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Low US interest rates ignited unsustainable asset bubbles - Connecting the dots

Interest-Rates / Analysis & Strategy Jan 26, 2007 - 04:17 PM GMT

By: Dr_Martenson

Interest-Rates

Can you possibly stand another article about Greenspan? If the answer is “no” I completely understand – I too am ready to let the man take his place in history next to the buggy whip – but he was responsible for something that will be resonating in your life for a very long time. 

Since I've already typed two complete sentences and am still on topic, I think it's time for a detour. So let me tell you that I am cursed with a brain that connects dots. Worse, my brain likes to store things up as though random news items were potatoes and a particularly vicious Polish winter were on the way. The fact that I live in the US only confuses things all the more. 

But that's not the point. The point is that Alan Greenspan is either depraved or a fool and, of the two, I am not sure which I feel worse about as describing the man who was at the helm of the monetary bobsled during the longest stretch of paper credit expansion the world has ever seen.


Let's play ‘connect the dots': 

1. In December 2002, private bankers warned Greenspan that consumers were taking on worrisome amounts of debt and that an unsustainable, interest rate driven housing bubble was fueling this behavior (page 22 of this linked document) .

2. In July of 2003 Greenspan lowered interest rates to one-percent (as in 0%, or one-point-oh ), an emergency rate, and held it there for over a year (see chart below).

3. In February of 2004 Greenspan advised Americans that they'd be better off with adjustable rate mortgages (ARMs) than they would with fixed rate mortgages.

4. In October of 2005, the new bankruptcy law, largely written by private banking lobbyists and insiders, was passed.

Here's how those data points look when plotted out on a chart of short-term interest rates:

data points look when plotted out on a chart of short-term interest rates:

To summarize; (1) Mr. Greenspan was warned that he was igniting an unsustainable asset bubble, (2) he threw more gasoline on the fire, (3) he then advised consumers to switch to ARMs right before what he knew (for certain) would be a protracted period of rising interest rates, and then (4) kept mum while bankers worked feverishly to pass bankruptcy legislation that was indisputably banking-friendly but a consumer nightmare. Kind of sounds odd when you put out there like that doesn't it?

Now here's the interesting part about the story. To consumers, Adjustable Rate Mortgages (ARMs) are good or bad depending on whether interest rates are rising or falling. When interest rates fall the ARM adjusts down with them. The reverse is true when rates are rising.

As the following highly technical table makes clear, you really, really don't want to be holding an ARM during a rate hiking campaign.

Table 1

Interest Rates
Mortgage Type

Rising

Falling

ARM

BAD, BAD, BAD

Good

Fixed (Conventional)

Good

Bad

Clearly, when interest rates are about to embark on a sustained rise the best advice to consumers would be to lock in a low rate conventional mortgage.

But when we refer to the four data points in the chart above, we observe that Mr. Greenspan advised consumers to take advantage of ARMs right before the onset of what he knew would be a multi-year rate hiking campaign. Obviously he advised people to do the exact opposite of what they should have done. Why did he do that?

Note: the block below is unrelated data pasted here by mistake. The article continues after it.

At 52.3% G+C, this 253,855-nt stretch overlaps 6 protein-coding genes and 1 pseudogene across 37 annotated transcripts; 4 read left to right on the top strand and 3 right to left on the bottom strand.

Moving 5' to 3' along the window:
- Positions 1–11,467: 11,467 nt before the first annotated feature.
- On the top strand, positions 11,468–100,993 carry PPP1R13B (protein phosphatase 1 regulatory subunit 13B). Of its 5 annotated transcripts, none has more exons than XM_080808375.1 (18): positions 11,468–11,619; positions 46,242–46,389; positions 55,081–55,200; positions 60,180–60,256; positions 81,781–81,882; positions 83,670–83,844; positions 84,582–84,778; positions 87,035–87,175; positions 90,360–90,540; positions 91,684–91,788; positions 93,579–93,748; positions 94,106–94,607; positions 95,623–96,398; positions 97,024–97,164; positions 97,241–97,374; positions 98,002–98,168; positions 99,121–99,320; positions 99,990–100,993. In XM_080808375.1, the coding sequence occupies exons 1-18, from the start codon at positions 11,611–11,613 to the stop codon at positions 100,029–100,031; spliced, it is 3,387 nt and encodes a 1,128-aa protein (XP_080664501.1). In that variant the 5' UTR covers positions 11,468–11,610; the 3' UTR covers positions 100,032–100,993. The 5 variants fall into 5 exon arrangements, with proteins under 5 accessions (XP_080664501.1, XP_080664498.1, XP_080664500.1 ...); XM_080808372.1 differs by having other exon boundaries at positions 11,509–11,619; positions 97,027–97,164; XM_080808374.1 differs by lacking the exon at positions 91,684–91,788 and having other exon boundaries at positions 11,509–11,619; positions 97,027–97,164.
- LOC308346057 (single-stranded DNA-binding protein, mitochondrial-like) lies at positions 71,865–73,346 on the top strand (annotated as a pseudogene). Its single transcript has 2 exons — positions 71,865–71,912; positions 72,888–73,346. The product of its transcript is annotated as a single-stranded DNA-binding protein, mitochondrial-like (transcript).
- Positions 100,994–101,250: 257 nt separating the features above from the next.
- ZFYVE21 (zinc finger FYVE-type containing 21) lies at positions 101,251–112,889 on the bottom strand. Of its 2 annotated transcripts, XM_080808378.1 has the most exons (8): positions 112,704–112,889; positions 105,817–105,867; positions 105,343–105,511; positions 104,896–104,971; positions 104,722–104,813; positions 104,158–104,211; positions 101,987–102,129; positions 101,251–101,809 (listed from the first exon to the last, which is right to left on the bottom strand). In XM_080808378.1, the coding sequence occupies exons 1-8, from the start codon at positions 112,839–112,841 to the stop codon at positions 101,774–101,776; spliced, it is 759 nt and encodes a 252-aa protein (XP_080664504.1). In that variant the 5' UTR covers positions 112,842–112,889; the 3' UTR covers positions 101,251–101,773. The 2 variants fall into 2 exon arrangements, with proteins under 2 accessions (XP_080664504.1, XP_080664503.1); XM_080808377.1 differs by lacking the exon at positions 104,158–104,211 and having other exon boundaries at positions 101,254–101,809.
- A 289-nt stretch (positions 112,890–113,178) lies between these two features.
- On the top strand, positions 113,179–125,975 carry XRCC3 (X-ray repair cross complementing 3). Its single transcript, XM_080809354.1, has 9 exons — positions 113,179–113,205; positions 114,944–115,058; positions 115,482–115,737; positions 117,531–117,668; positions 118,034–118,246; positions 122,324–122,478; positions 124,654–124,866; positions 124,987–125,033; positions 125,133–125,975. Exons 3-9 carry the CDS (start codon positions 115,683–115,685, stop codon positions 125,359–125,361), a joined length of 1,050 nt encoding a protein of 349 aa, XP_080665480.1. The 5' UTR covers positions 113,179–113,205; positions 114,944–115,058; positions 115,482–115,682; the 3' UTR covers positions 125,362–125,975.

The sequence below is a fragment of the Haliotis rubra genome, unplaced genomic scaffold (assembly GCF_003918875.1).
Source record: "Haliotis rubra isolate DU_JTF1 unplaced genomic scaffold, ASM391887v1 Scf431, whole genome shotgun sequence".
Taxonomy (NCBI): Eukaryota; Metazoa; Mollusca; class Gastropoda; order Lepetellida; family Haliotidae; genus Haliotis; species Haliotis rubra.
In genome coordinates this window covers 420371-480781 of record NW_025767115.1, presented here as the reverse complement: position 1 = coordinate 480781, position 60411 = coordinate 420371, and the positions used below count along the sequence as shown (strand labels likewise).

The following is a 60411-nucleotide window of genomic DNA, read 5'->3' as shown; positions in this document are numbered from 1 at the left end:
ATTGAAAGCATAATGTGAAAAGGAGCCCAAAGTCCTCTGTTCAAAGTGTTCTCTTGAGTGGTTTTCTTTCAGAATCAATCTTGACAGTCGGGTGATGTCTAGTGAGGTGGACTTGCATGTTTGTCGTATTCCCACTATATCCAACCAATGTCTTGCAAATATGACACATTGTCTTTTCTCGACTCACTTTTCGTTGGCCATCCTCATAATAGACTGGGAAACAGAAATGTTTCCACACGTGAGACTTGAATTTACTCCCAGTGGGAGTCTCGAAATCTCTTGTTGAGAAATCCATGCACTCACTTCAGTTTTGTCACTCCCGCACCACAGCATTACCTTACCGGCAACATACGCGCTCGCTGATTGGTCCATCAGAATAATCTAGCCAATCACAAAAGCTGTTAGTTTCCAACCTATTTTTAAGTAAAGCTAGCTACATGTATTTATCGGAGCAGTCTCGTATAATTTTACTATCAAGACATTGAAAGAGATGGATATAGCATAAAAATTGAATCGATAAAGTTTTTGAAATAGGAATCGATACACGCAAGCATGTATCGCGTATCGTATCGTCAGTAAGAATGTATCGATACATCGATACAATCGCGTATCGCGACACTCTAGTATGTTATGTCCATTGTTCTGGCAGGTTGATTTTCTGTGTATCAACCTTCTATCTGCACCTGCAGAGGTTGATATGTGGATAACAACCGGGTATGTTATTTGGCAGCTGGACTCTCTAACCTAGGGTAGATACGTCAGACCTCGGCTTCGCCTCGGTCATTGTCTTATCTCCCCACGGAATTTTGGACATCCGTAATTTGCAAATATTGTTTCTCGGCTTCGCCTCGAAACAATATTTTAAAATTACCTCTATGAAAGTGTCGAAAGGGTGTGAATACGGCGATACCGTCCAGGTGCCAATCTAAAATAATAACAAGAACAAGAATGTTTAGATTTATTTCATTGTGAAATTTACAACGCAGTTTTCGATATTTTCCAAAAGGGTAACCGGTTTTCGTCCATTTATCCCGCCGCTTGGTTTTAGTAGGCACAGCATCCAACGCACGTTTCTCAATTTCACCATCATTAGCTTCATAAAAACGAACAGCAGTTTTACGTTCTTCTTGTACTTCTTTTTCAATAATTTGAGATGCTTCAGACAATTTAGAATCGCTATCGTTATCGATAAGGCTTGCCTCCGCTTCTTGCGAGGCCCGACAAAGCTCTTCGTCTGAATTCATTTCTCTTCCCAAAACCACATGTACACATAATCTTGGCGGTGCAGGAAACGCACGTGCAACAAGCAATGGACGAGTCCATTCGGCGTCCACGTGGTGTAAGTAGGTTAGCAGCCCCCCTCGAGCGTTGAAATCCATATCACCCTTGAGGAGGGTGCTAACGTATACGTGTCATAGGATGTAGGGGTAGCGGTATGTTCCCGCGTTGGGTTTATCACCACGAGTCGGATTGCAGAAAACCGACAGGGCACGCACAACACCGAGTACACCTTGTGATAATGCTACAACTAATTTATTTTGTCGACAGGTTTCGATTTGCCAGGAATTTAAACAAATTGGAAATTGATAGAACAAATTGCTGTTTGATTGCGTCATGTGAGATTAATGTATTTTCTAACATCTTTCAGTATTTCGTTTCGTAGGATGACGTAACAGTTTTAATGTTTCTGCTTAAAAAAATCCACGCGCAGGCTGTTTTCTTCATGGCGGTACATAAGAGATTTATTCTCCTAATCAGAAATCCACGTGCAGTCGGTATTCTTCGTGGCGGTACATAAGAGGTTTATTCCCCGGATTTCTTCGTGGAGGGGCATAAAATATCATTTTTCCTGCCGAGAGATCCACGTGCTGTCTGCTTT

We can look at this two ways. On the one hand we could assume that Mr. Greenspan is a very poor banker and that despite his long career in banking he did not have access to the requisite highly technical information (see Table 1, above) and was simply unaware that it was very bad advice to steer people towards ARMs mere months before the onset of a protracted rate hiking campaign. On the other hand we could assume Greenspan knew exactly what he was doing and conclude that his motivations lay with shielding the banking industry from rising interest rates by cajoling consumers into ARMs at the very worst possible moment in the past 50 years.

Naturally, I'd like to assume the best but given the two options, I'm not sure which horse to root for. If I hope he was just a fool, what hopes should I pin on our chances for an agreeable resolution to the credit bubble he created? And If I'm to assume that all his actions were a depraved attempt to shield large banking institutions from a bit of risk then I need to accept the possibility that all of his policies were geared towards promoting institutions over people.

So which is it?

History will tell, but the early returns suggest you would be better off getting your financial advice off the back of a Wheaties box than you would from Mr. Greenspan. 

As for me, I'm wondering what to do with all these potatoes.

All the best,
Chris

Trivia question:  Who was in attendance at that 2002 meeting with Greenspan? 
Answer:
Ben Bernanke.

By Dr. Chris Martenson
http://theendofmoney.com

Dr Martenson is the creator of The End of Money economic seminar series, has extensive experience analyzing and communicating financial information.  Dr. Martenson combines a scientist's attention to fact and analysis (PhD, Duke University, Pathology and Toxicology) with a solid understanding of finance and economics (MBA, Cornell, Finance) with strategic thinking (4 years as a management consultant) to produce an insightful and powerful lecture. He is currently devoted to researching, writing and presenting economic and financial analyses delivering his message via his website, lecture series and is currently working on a related book & movie.


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